OSHA updated a decades-old standard for operating cranes and derricks on August 9, 2010. First and foremost, this new rule is to ensure the safety of crane and derricks operators. It has also been put in place to make sure that operators are up to date with the newer technology used to control cranes and derricks. The final rule sets November 10, 2018, as the date for employers in the construction industries to comply with a requirement for crane operator certification. This final standard is expected to prevent 22 fatalities and 175 non-fatal injuries each year.
The New Standard Addresses Crane and Derricks Related Hazards
This new standard will help prevent unnecessary injury and fatalities when operating these specialized machines. There are four main hazards that are related to crane and derricks operations.
- Crushed by parts of the equipment
- Struck-by the equipment/load
- Accidental falls
To prevent these hazards, requirements from the new rule will need to be put in place to make the job site a safer environment.
What This Final Rule Means for Construction Companies
Companies will have to take a few extra steps to ensure that operators are properly trained and have the correct certification to perform their job safely and efficiently. For a candidate to comply with OSHA’s standards, these are some of the steps that companies will have to take if they haven’t already implemented these practices. According to OSHA’s fact sheet, requirements written into this new rule include:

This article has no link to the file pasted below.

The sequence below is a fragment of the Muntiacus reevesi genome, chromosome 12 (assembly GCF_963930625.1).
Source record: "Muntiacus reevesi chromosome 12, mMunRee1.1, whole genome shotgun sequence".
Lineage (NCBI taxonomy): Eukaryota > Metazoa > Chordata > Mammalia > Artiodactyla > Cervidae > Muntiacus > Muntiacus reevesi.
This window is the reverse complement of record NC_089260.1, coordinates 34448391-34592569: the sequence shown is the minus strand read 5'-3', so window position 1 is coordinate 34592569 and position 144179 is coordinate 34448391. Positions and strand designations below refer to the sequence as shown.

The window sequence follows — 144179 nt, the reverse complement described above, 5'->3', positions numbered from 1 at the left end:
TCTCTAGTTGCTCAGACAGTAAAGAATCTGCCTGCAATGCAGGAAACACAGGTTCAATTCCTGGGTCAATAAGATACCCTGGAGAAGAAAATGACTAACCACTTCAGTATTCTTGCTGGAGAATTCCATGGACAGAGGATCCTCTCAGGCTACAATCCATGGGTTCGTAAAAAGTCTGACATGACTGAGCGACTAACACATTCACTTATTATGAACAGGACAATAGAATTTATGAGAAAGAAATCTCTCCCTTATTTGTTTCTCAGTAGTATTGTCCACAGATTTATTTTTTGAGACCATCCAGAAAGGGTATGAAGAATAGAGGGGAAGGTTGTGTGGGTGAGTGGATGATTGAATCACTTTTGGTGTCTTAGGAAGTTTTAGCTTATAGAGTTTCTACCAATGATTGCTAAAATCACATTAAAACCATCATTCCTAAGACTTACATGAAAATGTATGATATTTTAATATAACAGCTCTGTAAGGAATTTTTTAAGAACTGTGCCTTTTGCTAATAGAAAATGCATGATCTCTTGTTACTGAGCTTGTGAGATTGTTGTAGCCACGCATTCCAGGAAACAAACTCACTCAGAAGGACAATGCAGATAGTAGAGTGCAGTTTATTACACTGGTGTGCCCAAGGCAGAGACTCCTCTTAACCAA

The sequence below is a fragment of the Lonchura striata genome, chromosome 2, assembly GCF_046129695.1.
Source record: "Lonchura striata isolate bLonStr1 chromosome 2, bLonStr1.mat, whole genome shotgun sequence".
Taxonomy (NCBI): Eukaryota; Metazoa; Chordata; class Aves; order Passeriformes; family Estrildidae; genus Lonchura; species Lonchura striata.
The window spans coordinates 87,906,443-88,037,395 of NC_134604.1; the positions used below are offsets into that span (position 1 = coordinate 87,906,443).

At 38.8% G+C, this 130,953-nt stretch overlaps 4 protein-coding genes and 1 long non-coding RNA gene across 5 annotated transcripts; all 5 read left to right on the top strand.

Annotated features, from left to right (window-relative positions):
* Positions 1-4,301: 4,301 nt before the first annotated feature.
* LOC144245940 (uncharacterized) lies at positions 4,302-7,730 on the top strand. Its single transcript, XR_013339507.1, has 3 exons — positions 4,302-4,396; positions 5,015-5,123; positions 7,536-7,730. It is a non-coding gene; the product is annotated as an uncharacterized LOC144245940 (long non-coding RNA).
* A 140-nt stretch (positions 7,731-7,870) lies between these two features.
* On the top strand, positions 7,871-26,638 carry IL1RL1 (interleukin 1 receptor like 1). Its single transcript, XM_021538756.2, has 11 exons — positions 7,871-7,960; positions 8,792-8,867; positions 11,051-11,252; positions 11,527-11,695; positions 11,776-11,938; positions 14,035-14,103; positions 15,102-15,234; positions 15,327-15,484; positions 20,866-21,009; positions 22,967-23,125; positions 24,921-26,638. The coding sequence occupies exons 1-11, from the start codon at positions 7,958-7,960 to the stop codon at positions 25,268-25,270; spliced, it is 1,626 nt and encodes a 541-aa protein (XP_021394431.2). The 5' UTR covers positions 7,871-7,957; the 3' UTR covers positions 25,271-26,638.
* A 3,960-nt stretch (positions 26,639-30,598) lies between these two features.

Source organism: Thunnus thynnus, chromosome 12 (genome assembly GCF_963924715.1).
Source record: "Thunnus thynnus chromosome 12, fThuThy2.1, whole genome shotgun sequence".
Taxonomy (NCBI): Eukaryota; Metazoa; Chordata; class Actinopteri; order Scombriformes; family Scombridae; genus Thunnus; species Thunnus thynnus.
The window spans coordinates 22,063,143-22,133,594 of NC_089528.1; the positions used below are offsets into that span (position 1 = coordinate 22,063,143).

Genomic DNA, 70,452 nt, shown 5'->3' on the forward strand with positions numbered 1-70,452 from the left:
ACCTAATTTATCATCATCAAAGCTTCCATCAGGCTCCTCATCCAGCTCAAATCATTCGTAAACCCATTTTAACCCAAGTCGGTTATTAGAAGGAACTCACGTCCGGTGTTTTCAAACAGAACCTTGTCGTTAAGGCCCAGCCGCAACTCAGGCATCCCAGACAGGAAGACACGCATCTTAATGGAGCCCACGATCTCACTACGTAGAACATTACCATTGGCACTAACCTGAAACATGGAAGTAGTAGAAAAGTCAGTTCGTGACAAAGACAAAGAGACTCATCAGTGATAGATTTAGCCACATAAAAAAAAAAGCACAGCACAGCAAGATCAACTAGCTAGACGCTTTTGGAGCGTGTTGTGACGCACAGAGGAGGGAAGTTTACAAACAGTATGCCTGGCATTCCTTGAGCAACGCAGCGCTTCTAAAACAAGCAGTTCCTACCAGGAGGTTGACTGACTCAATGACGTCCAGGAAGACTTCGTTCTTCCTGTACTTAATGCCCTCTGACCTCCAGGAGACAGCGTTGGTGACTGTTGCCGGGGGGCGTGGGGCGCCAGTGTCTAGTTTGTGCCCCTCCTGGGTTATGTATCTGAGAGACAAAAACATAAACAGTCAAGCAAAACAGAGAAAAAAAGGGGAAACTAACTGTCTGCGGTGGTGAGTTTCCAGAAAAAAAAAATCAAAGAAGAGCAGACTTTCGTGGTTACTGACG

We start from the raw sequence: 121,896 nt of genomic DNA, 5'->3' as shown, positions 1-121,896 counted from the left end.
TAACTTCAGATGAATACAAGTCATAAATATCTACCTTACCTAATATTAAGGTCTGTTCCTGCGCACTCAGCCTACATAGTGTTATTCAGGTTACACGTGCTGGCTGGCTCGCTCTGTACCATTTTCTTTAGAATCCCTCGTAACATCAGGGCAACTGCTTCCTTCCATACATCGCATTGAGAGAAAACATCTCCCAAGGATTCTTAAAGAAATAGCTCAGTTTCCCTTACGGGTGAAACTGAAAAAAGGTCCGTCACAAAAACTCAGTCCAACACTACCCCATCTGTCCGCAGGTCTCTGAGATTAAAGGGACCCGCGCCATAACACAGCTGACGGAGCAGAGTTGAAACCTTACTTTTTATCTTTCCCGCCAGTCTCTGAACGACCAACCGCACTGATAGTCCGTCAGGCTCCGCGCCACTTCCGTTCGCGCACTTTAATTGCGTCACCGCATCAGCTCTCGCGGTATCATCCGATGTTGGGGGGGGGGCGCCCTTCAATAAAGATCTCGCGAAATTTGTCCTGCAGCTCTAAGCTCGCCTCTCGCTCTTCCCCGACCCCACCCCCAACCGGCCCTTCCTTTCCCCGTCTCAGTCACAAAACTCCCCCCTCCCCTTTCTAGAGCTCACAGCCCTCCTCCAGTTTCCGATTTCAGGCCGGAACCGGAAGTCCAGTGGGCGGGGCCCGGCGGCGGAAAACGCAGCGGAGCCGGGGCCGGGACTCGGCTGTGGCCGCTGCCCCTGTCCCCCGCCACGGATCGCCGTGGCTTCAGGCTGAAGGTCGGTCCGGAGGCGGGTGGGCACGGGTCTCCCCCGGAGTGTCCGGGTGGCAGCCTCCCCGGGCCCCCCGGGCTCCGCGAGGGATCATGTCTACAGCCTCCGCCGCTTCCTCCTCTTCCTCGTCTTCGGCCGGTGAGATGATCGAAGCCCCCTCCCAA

- Employers must comply with local and state operator licensing requirements which meet the minimum criteria specified in § 1926.1427.
- Employers must pay for certification or qualification of their currently uncertified or unqualified operators.
- Written certification tests may be administered in any language understood by the operator candidate.
- When employers with employees qualified for power transmission and distribution are working in accordance with the power transmission and distribution standard (§ 1910.269), that employer will be considered in compliance with this final rule’s requirements for working around power lines.
- Employers must use a qualified rigger for rigging operations during assembly/disassembly.
- Employers must perform a pre-erection inspection of tower cranes.
At ABC Heart of America, we always train our students on the most up to date OSHA safety regulations so that they are completely prepared for the job site when they arrive. We also offer continued safety training to our members and those who supervise the projects. To learn more about our commitment to safety at ABC Heart of America head over to our safety page.